Abi Finney has had a difficult time "trying to act like a normal college student" after the painful memory of what she considered to be rape was dismissed under the "narrow sense" of Indiana law.
A computer science student at Purdue University, Finney opened up to "Nightline" about an incident that happened two years ago during her freshman year, that many believed to be rape by deception.
"I woke up to someone touching me. And obviously I assumed that [it] was my boyfriend, because I fell asleep with him," Finney told ABC News.
But later, she found out the man in her bed that she had sex with was not actually her boyfriend, but his friend Grant Ward.
"I was really just confused at that time. I thought maybe, like, they decided to, like, play a prank on me," she said.
But the nature of the incident exposed an unexpected loophole in sexual assault laws across the country, sparking a national conversation about what constitutes as rape.
Finney was the valedictorian of her graduating class in high school, ready to take on Purdue University as a freshman in the fall of 2016.
"I was just excited to start college," she said.
Finney moved into the first street tower dorms on campus where she met her boyfriend.
"I've always been just a very adventurous person. And-- not afraid of things," she said.
Finney didn't consider the dangers of unseen and under-reported sexual assault on college campuses across the country.
According to a sweeping survey conducted at 27 universities by The American Association of Universities, more than one in five female undergrads were victims of sexual assault or misconduct. According to the Rape, Abuse & Incest National Network RAINN, the highest risk period comes in the first few months of the first and second semesters of college.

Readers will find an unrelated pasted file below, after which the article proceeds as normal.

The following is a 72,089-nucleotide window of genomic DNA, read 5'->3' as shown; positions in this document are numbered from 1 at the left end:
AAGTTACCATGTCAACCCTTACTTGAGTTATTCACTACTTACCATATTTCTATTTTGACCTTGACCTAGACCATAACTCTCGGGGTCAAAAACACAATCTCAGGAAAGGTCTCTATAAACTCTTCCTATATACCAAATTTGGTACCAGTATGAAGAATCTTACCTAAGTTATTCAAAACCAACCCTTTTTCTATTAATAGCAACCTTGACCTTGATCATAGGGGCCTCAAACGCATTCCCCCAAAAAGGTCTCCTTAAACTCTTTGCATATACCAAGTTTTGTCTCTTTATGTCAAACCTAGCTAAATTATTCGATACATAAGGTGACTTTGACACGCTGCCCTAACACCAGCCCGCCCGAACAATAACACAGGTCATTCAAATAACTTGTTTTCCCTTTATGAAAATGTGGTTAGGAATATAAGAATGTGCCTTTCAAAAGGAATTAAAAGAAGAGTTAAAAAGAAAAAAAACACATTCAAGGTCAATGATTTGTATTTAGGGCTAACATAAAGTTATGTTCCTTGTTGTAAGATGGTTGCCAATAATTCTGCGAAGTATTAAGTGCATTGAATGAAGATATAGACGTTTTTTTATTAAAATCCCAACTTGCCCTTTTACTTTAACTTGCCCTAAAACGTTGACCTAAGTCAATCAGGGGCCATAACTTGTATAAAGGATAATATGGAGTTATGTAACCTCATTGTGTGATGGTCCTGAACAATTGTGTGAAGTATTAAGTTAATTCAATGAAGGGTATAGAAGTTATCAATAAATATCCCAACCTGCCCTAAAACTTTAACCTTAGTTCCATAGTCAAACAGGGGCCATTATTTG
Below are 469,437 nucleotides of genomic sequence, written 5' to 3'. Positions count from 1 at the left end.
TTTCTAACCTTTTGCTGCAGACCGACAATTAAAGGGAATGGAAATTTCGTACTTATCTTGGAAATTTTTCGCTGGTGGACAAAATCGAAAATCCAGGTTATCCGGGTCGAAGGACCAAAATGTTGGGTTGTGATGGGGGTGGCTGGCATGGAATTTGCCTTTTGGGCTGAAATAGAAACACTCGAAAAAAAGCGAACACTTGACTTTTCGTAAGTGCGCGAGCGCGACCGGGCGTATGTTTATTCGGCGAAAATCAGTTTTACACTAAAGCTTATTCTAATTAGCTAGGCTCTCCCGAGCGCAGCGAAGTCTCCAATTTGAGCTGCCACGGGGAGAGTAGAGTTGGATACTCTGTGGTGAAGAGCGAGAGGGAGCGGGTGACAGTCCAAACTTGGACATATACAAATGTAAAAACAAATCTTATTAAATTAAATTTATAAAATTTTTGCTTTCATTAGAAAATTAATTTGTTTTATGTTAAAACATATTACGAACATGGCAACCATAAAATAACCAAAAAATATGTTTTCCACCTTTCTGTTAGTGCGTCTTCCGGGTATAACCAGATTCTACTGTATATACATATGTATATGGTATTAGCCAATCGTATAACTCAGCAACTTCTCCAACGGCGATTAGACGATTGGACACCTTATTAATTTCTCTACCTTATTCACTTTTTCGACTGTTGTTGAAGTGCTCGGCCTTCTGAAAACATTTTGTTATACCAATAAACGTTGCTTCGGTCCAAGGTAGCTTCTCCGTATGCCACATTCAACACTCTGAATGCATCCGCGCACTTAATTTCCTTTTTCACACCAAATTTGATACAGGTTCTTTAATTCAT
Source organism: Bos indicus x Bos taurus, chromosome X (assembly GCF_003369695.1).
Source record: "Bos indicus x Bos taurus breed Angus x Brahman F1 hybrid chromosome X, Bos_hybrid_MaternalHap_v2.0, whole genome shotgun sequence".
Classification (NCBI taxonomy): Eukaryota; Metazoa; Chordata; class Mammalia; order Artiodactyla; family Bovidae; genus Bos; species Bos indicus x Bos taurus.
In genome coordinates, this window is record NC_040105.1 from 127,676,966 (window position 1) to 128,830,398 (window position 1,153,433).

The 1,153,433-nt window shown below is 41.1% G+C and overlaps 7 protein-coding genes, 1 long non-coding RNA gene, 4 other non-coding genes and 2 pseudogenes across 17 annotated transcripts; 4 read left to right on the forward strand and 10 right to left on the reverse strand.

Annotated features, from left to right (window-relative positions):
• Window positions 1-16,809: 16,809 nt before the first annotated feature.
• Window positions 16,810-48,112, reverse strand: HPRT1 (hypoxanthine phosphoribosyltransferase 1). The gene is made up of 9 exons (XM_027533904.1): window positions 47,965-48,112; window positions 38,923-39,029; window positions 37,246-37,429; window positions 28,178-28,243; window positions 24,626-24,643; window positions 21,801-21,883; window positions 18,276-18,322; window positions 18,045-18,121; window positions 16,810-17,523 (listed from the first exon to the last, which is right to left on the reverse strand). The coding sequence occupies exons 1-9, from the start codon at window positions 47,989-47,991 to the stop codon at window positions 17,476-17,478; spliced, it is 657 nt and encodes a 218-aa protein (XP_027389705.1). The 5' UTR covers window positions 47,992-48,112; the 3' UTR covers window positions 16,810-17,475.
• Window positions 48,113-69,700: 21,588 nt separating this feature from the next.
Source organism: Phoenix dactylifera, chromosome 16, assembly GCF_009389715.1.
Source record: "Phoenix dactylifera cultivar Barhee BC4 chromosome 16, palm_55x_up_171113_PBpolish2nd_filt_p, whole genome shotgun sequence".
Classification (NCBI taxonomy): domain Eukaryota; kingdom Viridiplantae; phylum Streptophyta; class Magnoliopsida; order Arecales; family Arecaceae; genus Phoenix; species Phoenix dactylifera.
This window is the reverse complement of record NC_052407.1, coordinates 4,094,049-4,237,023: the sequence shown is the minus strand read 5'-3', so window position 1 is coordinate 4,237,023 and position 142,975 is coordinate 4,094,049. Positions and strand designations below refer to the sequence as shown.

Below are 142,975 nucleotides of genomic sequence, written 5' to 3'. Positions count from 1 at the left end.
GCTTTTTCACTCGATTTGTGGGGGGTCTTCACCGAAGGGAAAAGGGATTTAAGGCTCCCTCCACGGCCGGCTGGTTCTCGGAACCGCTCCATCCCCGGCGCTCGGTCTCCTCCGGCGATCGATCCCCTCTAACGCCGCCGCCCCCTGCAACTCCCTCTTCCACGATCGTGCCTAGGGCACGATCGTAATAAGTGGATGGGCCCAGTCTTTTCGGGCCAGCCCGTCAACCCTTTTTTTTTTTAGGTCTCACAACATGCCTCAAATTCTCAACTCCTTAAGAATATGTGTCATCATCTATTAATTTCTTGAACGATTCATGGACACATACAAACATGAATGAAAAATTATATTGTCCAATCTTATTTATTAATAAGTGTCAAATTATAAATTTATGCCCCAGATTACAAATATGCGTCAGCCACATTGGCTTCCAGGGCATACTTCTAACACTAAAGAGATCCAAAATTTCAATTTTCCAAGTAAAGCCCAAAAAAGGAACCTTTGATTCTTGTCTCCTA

In February 2017, Finney was at her boyfriend's dorm when she faced that risk firsthand.
"People were pretty much just hanging out-- playing video games," she recalled.
By 2 a.m. Finney, who calls herself a heavy sleeper, said she had fallen asleep in bed with her boyfriend while his friends slept on the futon below.
At some point while in his bed, Finney woke up to what she admitted was someone groping and touching her in a sexual way.
At the time, she believed the advances were from her boyfriend. A man was laying behind her and Finney said the touching turned into sex.
"I needed to go to the bathroom at some point, so I left the bed. And then -- when I went to go get back into bed, then I saw that -- Grant was in the bed instead of my boyfriend," Finney recalled.
Ward was one of the young men in the bedroom and a friend of her boyfriend.
"I just remember him smiling at me," Finney said of Ward’s reaction as she came out of the bathroom. "That’s part of why I thought it was a joke."
She continued, "I asked his friends where my boyfriend was, and they said they didn’t know."
Finney, panicked and confused, walked down the hall to her dorm room where she found her boyfriend asleep in her bed.
"I told him that I wasn't really sure what happened, but that I had sex with someone that I thought was him, and it was his friend instead," Finney recalled of the difficult conversation immediately following the incident.
At first, Finney said she thought her boyfriend was "kind of in shock because this was someone he really trusted."
But while her boyfriend went back to his room and confronted Ward, Finney waited in her room and decided to take action.
"I ended up going to the hospital to get a rape kit done," she said.
When asked the difficult question of what she would say to critics who ask why she was unable to detect that the person in question wasn't her boyfriend, even though he was behind her and in the dark, Finney said there were a couple of factors.
"Well, first of all, my boyfriend and I hadn't been together that long," she said. "But even if we had, I think people overestimate how aware they are when they're just waking up in the middle of sleeping."
Upon receiving her daughter's call, Leslie Finney said she and her family "immediately" drove to the school to be with her.
"She called me, and she said, 'Mom, I don't want you to get upset, but I was raped,'" Leslie Finney said. "And my husband and I and my younger daughter immediately got in the car and drove over to Purdue to be with her."